Owl Babies / Las Lechucitas

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This Month’s Book:

Owl Babies / Las Lechucitas

owl_babiesDeep in the dark woods, in the trunk of a tree, live three baby owls: Sarah, Percy and, Bill. One night they wake up to discover their mommy is gone! The worried little owls try to comfort each other, but still poor little Bill, cries “I want my mommy!” Will their owl mother ever come back? Find out in this month’s book selection, Owl Babies, written by Martin Waddel and illustrated by Patrick Bensen. This sweet story reflects the anxiety some children feel when separated from their loved ones, while the beautiful illustrations present the cuteness and personality of each fluffy owlet.


Activity 1: Before reading the story, ask your child, “What do you see on the cover?” Explain to your child that the baby owls in this story are nocturnal; they like to sleep during the day and play at night! Owls also search for food at night. “What do you think these owlets like to eat?”

Activity 2: Do birds talk? Birds chatter just like people do! Talk to your child about different birds and get silly making their unique bird calls.
For example:

What do Owls say? Hoo-hoo! What about chickens? They say, “Buk, buk!,”
but maybe chickens are actually saying, “Book, book!”

Tucson is full of talkative birds! As you go about your day, talk to your child about the different birds you see in the sky, in the yard, at the park, etc…



Activity: Singing is a fun way to bond with your child!

“If You Want To Be an Owl” – (Tune: If You’re Happy and You Know It)

If you want to be an owl, screech: Hoo-hooo!

If you want to be an owl, screech: Hoo-hooo!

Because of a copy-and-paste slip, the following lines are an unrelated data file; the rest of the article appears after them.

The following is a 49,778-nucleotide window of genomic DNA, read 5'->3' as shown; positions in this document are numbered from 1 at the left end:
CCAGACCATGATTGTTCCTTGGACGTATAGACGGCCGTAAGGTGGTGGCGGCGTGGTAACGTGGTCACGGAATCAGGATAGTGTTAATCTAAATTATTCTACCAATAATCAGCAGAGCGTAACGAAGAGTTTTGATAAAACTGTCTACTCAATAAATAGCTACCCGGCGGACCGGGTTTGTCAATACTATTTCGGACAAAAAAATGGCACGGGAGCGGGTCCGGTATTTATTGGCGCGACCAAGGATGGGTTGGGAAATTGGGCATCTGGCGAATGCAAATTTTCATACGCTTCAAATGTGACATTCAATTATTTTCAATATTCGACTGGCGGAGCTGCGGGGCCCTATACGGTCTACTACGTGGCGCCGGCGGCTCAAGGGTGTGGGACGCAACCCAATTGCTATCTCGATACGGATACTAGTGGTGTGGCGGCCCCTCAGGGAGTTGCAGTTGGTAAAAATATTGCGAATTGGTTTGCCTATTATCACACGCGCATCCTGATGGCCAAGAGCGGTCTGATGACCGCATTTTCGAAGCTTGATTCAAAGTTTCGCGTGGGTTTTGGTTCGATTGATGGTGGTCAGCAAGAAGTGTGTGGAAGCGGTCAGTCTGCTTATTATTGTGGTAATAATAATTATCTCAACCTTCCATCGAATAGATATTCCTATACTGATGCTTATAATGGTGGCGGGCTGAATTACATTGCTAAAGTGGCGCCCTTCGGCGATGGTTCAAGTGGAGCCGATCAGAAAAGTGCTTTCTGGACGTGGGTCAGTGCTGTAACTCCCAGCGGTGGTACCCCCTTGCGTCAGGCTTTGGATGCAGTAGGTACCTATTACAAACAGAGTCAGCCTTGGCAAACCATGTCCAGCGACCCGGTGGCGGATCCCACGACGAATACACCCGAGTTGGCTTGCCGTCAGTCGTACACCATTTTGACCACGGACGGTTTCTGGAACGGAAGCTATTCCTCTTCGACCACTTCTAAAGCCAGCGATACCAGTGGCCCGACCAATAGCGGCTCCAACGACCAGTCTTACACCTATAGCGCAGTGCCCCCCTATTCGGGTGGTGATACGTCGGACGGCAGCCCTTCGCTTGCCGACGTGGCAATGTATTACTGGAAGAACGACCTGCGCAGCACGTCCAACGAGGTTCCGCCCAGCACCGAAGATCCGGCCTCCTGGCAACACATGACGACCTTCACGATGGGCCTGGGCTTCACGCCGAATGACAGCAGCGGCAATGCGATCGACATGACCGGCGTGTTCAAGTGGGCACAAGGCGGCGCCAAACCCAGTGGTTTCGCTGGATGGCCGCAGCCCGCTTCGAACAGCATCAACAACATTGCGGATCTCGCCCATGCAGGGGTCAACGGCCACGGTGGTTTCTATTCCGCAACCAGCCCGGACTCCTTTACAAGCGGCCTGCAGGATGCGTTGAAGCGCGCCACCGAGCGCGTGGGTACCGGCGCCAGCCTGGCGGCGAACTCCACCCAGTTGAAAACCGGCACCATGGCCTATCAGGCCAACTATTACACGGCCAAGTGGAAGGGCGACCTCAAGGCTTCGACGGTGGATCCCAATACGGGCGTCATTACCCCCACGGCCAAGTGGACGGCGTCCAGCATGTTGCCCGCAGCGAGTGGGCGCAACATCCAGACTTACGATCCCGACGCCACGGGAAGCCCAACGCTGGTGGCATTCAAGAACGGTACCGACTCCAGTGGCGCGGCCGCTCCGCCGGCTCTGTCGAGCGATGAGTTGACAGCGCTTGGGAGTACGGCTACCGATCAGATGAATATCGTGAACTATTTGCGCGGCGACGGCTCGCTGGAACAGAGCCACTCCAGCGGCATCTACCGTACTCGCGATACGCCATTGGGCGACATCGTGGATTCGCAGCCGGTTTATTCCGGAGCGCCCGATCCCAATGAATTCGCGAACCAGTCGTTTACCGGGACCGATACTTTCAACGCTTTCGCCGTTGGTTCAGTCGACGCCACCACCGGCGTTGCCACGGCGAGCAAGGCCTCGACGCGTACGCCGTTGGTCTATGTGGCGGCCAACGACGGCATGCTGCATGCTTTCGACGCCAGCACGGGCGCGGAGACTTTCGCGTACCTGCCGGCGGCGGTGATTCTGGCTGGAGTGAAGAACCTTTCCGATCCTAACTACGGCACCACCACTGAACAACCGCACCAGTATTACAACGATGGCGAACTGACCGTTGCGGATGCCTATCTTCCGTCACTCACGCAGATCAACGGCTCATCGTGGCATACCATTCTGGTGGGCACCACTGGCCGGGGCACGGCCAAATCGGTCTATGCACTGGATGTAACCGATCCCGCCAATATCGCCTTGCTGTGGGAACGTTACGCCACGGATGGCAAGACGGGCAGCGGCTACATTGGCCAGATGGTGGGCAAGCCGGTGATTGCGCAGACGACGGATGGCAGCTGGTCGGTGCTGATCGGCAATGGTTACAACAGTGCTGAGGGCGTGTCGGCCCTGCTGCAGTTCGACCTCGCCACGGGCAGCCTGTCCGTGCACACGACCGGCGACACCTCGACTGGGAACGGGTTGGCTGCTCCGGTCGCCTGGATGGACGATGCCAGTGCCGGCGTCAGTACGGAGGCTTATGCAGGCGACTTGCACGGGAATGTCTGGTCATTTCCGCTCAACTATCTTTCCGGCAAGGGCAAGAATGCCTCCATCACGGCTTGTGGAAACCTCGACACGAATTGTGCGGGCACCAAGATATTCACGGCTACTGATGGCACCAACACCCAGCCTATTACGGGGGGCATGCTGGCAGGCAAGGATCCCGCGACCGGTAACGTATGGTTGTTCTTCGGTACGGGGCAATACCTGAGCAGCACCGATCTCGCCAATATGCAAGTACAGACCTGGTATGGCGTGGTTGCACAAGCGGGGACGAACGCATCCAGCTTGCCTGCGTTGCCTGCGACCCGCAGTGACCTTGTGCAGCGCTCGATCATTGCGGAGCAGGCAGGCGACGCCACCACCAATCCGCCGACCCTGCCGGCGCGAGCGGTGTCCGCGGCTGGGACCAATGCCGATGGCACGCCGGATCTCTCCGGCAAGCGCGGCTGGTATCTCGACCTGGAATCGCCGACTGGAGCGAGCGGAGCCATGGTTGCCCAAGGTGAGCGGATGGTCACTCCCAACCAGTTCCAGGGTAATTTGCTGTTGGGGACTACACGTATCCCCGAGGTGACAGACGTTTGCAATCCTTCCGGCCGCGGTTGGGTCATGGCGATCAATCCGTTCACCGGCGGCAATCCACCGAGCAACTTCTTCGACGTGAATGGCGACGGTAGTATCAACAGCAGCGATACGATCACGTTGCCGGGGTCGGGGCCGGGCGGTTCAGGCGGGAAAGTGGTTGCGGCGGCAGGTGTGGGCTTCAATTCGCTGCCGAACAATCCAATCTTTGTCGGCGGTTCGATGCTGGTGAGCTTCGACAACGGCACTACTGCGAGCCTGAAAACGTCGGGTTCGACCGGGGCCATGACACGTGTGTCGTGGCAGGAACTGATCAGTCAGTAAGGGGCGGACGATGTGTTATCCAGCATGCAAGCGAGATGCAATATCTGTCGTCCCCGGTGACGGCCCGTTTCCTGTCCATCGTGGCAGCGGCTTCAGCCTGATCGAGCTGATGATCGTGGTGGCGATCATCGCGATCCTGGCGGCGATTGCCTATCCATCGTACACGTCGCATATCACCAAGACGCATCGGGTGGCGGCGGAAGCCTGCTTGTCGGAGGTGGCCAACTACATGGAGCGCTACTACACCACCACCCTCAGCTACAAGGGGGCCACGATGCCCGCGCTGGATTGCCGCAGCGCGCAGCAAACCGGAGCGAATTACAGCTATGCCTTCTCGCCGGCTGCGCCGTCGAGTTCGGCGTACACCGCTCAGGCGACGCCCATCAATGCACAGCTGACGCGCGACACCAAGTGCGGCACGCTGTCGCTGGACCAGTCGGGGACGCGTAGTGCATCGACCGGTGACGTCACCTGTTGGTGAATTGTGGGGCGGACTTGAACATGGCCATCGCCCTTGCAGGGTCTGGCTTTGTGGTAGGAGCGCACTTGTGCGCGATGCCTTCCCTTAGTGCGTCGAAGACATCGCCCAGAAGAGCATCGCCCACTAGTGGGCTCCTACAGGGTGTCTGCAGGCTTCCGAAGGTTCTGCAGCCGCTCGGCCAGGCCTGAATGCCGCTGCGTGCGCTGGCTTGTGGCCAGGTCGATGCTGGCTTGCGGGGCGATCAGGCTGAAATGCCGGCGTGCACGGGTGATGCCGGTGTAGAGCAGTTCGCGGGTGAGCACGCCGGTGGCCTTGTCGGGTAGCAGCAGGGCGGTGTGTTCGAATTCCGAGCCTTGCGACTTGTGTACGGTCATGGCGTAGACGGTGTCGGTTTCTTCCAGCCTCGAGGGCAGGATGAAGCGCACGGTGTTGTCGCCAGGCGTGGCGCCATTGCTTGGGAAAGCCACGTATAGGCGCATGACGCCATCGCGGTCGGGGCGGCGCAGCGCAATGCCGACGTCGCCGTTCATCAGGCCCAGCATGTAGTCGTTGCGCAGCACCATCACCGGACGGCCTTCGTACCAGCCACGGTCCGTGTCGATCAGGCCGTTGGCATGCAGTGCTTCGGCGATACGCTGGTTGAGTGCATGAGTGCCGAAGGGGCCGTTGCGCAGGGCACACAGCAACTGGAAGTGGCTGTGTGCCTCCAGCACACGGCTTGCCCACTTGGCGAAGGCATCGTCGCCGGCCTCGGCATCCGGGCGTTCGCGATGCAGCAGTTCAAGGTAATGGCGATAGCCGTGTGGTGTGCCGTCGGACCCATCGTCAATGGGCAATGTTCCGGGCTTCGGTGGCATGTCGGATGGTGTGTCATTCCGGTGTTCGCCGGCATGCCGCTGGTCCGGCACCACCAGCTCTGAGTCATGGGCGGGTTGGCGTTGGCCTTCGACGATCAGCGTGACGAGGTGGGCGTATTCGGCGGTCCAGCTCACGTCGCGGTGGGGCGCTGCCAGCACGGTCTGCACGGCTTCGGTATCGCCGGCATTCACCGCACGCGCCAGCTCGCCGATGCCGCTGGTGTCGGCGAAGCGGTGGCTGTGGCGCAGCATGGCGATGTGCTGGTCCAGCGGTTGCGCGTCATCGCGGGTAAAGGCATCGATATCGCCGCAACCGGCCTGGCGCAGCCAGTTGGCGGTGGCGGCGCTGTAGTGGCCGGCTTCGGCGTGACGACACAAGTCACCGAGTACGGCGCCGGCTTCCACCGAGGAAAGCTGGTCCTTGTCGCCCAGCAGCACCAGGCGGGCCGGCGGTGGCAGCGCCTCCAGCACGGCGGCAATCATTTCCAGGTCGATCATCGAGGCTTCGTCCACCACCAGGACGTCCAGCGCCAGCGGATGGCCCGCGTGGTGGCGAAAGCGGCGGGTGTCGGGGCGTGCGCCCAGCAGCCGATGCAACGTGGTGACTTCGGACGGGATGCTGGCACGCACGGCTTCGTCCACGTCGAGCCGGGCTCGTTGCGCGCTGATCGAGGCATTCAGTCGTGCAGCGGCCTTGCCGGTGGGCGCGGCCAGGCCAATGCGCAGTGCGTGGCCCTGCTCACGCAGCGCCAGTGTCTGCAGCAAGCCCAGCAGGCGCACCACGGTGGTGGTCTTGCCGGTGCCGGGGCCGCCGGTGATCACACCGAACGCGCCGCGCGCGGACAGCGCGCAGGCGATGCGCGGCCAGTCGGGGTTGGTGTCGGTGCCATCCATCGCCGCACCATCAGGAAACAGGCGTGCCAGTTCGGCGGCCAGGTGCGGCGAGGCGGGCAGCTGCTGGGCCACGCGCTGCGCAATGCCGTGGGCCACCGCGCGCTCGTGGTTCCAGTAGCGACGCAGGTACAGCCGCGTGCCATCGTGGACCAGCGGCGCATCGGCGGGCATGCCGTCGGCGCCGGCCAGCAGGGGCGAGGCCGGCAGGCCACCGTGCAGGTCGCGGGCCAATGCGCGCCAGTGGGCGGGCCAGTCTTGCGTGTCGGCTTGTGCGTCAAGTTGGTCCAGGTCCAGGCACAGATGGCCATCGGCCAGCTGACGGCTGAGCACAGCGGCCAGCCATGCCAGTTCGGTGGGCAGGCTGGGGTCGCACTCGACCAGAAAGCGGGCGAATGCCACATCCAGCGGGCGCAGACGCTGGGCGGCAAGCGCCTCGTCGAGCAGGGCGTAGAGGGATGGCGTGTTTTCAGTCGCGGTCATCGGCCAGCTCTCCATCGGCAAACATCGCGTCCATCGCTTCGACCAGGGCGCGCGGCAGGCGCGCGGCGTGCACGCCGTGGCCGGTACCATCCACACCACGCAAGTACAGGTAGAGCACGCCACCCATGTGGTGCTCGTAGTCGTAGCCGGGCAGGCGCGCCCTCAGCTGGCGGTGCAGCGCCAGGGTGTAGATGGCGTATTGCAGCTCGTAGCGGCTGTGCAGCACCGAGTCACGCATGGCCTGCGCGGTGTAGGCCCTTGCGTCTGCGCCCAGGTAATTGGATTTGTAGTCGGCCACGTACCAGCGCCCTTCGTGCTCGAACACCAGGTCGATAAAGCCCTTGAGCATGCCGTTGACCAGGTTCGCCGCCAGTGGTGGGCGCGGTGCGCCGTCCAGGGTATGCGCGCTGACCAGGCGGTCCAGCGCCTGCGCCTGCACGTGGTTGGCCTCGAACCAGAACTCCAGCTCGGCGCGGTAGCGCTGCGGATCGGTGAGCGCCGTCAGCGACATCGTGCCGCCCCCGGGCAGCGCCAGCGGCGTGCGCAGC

Then you get to sleep all day,

And at night you get to play.

If you want to be an owl, screech: Hoo-hooo!

(Verse 2) If you want to be an owl flap your wings…

(Verse 3) If you want to be an owl shake your feathers…



Activity 1: As you read the story, ask your child to look for Bill, the smallest owl. Invite your child to repeat Bill’s line “I want my mommy!”

Activity 2: Ask your child questions about the story. For example:

  • Where do you think Mama Owl went?
  • The baby owls think mice are nice, do you think so?
  • Are the baby owls happy to see their mommy? Can you show me how the baby owls “flapped” and “danced” and “bounced up and down?”

Activity 3: Enjoy more fun books about cute little owls!

  • I’m Not Cute! by Jonathan Allen
  • A Snowy Owl Story by Melissa Kim
  • Peek-a-WHO? by Nina Laden







Activity 1: Babies and toddlers love playing Peek-a-Boo! This helps your little one learn about object permanence, knowing that even if they can’t see something, it still exists. Have fun playing Peek-a-Boo with your baby/toddler, or Hide & Seek with your preschooler, to help them understand that even when you go away, you will always come back, just like Mother Owl in the story.

Activity 2: Make homemade owl puppets using paper bags, paper plates, paper rolls, etc. We love these examples provided by one of our Storytime families:



Join the Conversation!

Share your experience with the book Owl Babies and be entered into a raffle to win next month’s C2C Book Club title! For example, you could:

  • Tell us about your child’s favorite part of the story.
  • Send a video of you sharing the book together.
  • Send a picture of you and your child with your homemade owl puppets.

Share your photos and videos with us on Twitter and Instagram and be sure to tag Make Way for Books. For example, you could write:

@mwfbaz We drew a picture of Bill, our favorite baby owl! #storytime

Or email us your photo or video at info@makewayforbooks.org.

Be creative! We can’t wait to see what you loved about Owl Babies.